The results from our pay-what-you-want ebook pricing experiment are in
DRM and pay-what-you-want pricing
Not too long ago I announced a project my artist friend and I were working on: an exclusively-illustrated, DRM-free ebook edition of Lewis Carroll’s Alice’s Adventures in Wonderland. We wanted to make an ebook that we ourselves would love to own: hand-crafted with attention to detail, beautifully illustrated, and most importantly, free from restrictive DRM.
Releasing a DRM-free ebook gives some authors the shivers, because the assumption is that readers will share those ebooks amongst themselves and leave the author out in the cold financially. But we didn’t think that readers would always prefer to share rather than buy. We have more faith in our readers than that—and besides, we knew that sharing of books and files is a great way to build publicity and to gain new lifetime customers for books we might create in the future.
So we decided to try an experiment. It went something like this: For the first week the ebook was available, we’d offer it on a pay-what-you want basis. We set a suggested price of $5, and people had the option of entering their own price—including $0, which meant they could download the book for free. After all, if people were just going to share a DRM-free ebook, then who would volunteer to pay anything for it?
Given the option, would readers always pick free, leaving us poor and penniless? Or would people pay what we suggested, or more, or less?
I really didn’t know what to expect. If you had asked, I’d have said that 75% of people would have paid nothing, and the rest would have paid less than our suggested $5. Fortunately, our payment provider, Gumroad, has an option of pay-what-you-want pricing, so setting all this up was a snap.
The results are in…
…and they’re much better than we expected!
45% of buyers paid more than $0 for the ebook. That means that 55% of buyers downloaded it for free. That’s almost a 50-50 split—a much better ratio than I’d have guessed.
The suggested price was $5. The average purchase price for people who paid more than $0 was $8.65. That’s right—on average, people paid around 73% more than we asked them to. That’s spectacular—assuming the number of sales would have been the same, we actually made more money than we would have had we offered it at a fixed price.
The highest amount offered was $50. That one was, admittedly, an outlier. (And not one of our moms!) The next-highest amount offered was $25, and there were more than a few payments in that range.
The lowest amount offered was $4, of which there were a measly two sales. It seems that either people took the ebook for free, or they paid around what we suggested for it. Almost nobody thought it was worth less than the suggested price.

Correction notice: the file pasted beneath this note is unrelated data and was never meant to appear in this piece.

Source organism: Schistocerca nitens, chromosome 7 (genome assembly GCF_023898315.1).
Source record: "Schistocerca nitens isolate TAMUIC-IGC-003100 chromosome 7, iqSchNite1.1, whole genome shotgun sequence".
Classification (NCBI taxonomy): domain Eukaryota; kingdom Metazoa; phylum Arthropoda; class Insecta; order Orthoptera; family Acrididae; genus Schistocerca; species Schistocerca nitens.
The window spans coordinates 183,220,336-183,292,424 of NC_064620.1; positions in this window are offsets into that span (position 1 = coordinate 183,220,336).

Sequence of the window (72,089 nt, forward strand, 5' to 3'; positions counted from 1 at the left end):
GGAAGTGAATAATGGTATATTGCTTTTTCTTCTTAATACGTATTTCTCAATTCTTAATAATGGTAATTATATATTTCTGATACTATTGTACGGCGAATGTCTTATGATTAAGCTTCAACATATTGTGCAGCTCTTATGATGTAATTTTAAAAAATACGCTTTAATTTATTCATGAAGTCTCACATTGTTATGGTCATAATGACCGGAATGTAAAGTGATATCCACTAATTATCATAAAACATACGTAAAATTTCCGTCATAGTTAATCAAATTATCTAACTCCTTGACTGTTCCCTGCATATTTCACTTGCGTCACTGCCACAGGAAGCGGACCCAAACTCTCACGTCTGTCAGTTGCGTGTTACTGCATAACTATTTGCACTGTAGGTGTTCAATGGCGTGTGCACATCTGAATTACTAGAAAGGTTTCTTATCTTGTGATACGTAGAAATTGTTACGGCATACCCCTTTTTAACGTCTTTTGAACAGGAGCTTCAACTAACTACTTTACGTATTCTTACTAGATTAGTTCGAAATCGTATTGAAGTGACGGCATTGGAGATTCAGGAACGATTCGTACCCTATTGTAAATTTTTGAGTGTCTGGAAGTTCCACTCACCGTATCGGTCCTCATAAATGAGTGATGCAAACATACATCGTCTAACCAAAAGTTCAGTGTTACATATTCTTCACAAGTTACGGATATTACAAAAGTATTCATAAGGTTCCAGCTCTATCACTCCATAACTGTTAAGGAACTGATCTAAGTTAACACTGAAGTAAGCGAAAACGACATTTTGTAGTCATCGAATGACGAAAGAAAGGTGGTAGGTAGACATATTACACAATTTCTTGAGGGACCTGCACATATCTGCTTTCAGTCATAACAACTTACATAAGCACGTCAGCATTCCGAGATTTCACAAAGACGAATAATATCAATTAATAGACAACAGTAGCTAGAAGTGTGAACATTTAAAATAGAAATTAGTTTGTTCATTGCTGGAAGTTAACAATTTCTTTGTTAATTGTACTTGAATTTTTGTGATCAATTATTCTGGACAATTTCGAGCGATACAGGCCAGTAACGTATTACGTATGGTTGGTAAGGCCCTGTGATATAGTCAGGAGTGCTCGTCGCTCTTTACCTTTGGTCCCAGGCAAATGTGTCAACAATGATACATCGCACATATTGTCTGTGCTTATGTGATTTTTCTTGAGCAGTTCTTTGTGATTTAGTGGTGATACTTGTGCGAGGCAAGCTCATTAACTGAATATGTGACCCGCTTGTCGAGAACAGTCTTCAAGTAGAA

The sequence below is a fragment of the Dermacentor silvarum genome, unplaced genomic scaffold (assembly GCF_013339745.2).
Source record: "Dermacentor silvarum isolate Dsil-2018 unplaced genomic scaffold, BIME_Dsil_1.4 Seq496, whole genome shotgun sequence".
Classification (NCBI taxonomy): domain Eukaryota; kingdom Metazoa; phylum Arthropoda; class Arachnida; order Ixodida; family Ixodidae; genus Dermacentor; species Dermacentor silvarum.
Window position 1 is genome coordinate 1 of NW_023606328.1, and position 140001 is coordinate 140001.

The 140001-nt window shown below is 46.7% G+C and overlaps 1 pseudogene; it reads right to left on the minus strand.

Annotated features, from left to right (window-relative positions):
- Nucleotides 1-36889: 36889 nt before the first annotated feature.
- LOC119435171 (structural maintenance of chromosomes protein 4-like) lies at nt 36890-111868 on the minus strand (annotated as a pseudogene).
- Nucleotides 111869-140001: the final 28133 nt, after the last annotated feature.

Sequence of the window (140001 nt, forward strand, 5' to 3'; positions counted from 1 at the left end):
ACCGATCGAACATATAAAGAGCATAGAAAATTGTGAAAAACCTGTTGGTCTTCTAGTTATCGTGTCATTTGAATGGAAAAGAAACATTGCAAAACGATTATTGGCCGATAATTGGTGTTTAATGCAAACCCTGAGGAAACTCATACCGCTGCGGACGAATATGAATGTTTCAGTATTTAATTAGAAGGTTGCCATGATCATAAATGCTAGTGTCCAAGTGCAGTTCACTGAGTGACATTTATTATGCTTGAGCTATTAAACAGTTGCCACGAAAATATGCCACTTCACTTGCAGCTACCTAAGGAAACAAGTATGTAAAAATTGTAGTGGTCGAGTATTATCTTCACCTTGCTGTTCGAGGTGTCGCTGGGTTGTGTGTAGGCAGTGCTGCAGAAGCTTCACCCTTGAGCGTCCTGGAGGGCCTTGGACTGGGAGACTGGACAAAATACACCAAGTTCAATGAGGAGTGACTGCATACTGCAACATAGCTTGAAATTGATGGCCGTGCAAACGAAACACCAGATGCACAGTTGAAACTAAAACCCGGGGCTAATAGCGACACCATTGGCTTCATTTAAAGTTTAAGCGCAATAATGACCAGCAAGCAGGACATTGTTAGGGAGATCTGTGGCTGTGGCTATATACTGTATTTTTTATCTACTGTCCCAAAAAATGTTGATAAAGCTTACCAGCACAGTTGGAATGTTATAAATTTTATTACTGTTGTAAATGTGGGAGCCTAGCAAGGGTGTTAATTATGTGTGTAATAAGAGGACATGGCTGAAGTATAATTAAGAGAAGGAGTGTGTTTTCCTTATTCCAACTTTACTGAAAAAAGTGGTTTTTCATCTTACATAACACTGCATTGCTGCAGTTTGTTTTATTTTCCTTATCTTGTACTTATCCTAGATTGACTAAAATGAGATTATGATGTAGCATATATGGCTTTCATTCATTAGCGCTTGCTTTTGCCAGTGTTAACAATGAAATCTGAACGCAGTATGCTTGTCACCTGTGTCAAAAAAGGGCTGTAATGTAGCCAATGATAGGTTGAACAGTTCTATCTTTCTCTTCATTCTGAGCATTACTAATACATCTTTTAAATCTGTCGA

All in all, these are very interesting—and very encouraging—results. There’s no doubt in my mind that offering a DRM-free ebook was a great idea, and likewise there’s no doubt that this experiment was a great idea.
In the meantime, we’ve fixed the price for Alice’s Adventures in Wonderland to $2.99, which is lower than the average people offered to pay, and much lower than the cost of a paperback book. We decided to set it that low because there’s already a lot of versions of Alice in major ebookstores, so price is something we have to compete on.
(Update: this ebook is no longer available for sale.)
We’ve also put it up for sale on the Amazon Kindle Store, the Kobo Store, and very soon, the iBooks store. But if you’re going to buy it, please buy it directly from our website—that way we get 100% of the revenue, versus a measly (and frankly pretty insulting) 35% from Amazon and co.
If you have a spare minute and you enjoyed our ebook, we’d also appreciate it if you left a review at Amazon or Kobo. That’d go a long way towards supporting your fellow book creators.
(You might be wondering why we’re not listed on B&N. It turns out that B&N aggregates reviews for books that have various versions, and it displays those reviews on every version’s sales page. That meant that when we posted our version of Alice, it prominently featured over 1,000 reviews for other versions of Alice—and many of them, including the top ones, were bad reviews for other publishers’ versions. After numerous emails to B&N went unanswered, we decided we’d rather not list there at all than be listed with bad reviews from other people’s books. If anyone from B&N is reading this: Amazon is eating your lunch, and bad author relations isn’t going to help your situation any.)
More ebooks to come
We also have a new project in progress: a retelling of Grimm’s fairy tales illustrated by fourteen different artists. We’re not quite sure how we’re going to price that project. Doing another pay-what-you-want scheme is possibility; or, we might offer it at a fixed price, with the option to download for free for the poor and credit-card-less. It’s still up in the air, but whatever we decide to do, rest assured we’ll share the results with you.
Thanks for all your support!